Yes, the author of Moby Dick, who sailed to London, Rome and Constantinople, rounded Cape Horn, and stopped at Hawaii, Tahiti and the Galapagos, also visited Milwaukee. After the last of his novels published during his life failed to elicit little but scorn from critics and indifference from readers, Herman Melville took to the lecture circuit. From late 1857 to early 1860, he attempted to support his family by recounting his travels. The ruins of Rome were a favored topic, for the speaker, if not his audiences. By all accounts, Melville the orator was even less successful than Melville the author, as the nodding heads of his dozing listeners in a half-dozen Midwestern states confirmed.
Melville had already made a metaphoric tour of the heartland in the pages of the novel whose dismal sales drove him to the speaker’s podium. Published appropriately on April 1, 1857, The Confidence Man: His Masquerade, is set on the riverboat Fidele as it steams down the Mississippi from St. Louis to New Orleans. Melville introduces a cast of travelers who tell their stories to the chameleon-like confidence man who shape-shifts into the character best suited to procure their trust. As Melville asked in an earlier work and, as we who entrusted our savings to the confidence men of today, can repeat:
“Who can forever resist the very Devil himself, when he comes in the guise of a gentleman, free, fine, and frank?”
During his brief stay in Milwaukee, Melville might have crossed paths with Wisconsin’s own confidence man, Byron Kilbourn. Founder of Milwaukee, land speculator, canal builder, railroad financier and procurer of political power–“the very Devil himself”–Kilbourn had recently completed the wholesale purchase of a substantial portion of Wisconsin’s elected government.
That is, he bribed the governor and a majority of legislators to bestow on his company a huge grant of federal land in this state. Kilbourn planned to use the proceeds from the sale of the land to build a railroad from Milwaukee to La Crosse while rewarding himself and his cronies with generous salaries, secure railroad bonds and hefty bonuses.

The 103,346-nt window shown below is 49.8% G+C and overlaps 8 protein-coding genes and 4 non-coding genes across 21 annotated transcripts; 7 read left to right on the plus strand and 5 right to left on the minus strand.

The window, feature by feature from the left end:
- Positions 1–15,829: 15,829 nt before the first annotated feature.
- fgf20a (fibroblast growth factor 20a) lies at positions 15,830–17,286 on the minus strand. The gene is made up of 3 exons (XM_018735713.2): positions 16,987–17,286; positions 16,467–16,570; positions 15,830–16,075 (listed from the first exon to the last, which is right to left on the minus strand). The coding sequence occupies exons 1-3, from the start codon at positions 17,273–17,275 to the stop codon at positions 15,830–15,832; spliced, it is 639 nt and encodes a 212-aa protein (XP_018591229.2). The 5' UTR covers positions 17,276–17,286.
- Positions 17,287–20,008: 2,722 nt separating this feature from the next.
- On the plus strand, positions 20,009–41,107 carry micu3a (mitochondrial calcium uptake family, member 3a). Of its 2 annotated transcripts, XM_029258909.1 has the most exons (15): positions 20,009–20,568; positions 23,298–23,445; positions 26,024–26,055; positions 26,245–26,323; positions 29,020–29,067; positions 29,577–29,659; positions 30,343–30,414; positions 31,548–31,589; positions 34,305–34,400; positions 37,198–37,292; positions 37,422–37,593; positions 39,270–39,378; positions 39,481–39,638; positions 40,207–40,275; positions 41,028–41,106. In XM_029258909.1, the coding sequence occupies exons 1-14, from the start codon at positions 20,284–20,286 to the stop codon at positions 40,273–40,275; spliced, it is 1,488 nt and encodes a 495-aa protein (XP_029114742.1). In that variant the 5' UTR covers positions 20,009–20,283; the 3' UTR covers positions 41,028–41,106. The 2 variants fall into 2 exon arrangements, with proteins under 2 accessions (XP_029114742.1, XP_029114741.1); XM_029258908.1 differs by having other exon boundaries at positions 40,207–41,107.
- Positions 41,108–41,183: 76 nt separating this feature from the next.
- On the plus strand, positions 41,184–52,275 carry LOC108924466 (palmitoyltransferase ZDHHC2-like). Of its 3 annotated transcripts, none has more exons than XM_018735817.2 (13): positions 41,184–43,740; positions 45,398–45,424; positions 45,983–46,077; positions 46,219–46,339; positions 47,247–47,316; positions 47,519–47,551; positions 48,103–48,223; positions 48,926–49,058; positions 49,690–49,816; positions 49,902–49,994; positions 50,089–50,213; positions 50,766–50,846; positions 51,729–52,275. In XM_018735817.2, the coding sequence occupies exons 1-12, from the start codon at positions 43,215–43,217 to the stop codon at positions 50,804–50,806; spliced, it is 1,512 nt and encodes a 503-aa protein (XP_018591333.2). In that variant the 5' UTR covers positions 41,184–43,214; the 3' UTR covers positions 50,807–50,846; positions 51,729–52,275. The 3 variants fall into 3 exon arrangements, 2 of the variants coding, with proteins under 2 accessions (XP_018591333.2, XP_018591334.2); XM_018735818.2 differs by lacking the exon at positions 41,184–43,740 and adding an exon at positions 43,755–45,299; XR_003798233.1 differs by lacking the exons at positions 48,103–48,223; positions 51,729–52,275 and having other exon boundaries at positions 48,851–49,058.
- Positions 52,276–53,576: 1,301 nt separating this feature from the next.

Deeming the multi-million dollar land grant insufficient to both lay the track and bulge out their pockets, Kilbourn and company plunged into the farm mortgage scheme. They dispatched teams of confidence men–“free, fine and frank”–to the country precincts to persuade farmers to mortgage their farms and purchase railroad stock. Cash from the sales would build the railroad. The railroad would prosper, its stock would soar and enrich shareholders who would also receive dividends they could use to pay down their mortgages.
It was a win-win deal, especially for the railroad financiers and complicit bankers who bundled the mortgages into notes–mortgage backed securities–and sold them to investers in eastern states. The largest in Wisconsin, Kilbourn’s La Crosse and Milwaukee Railroad sold $1.1 million in farm mortgages worth hundreds of millions in today’s dollar.
The railroad/real estate boom inflated an economic bubble that inevitably burst and, in 1857, help tip the country into a harsh recession. Factories, banks and railroads went bankrupt, including every railroad in Wisconsin. Stock sold by Kilbourn’s confidence men became utterly worthless. The mortgage-backed securities did not.
About 6,000 farmers in Wisconsin were obliged to repay their debts without the promised income from the railroads. They yelled foul, sued in the courts, petitioned the legislature for a bailout, all to no avail. The railroad mortgages weighed on farmers in our state well into the 1880s.
Byron Kilbourn lost his railroad but was not held accountable for the losses he inflicted on his investors or the gains he put into his own pocket. He bounced back to end his days as a real estate speculator in–where else?–Florida.
Herman Melville abandoned the lecture circuit and resumed writing for an ever dwindling audience. In 1866, he took a day job as a customs inspector on the New York docks. He kept writing, night after long night. When he died in 1891, he left behind a box of manuscripts, including the script of Billy Budd. Melville’s other great American novel, it was not published until 1924.
The Confidence Man languished unread and unappreciated until a few decades ago when critics heralded it as a precursor of postmodern fiction. Like the rest of Herman Melville’s work, it is recognized and read worldwide.
By comparision, how many of us have ever heard of Byron Kilbourn?
(For an “inviting overview” see Melville His World and Work by Andrew Delbanco.)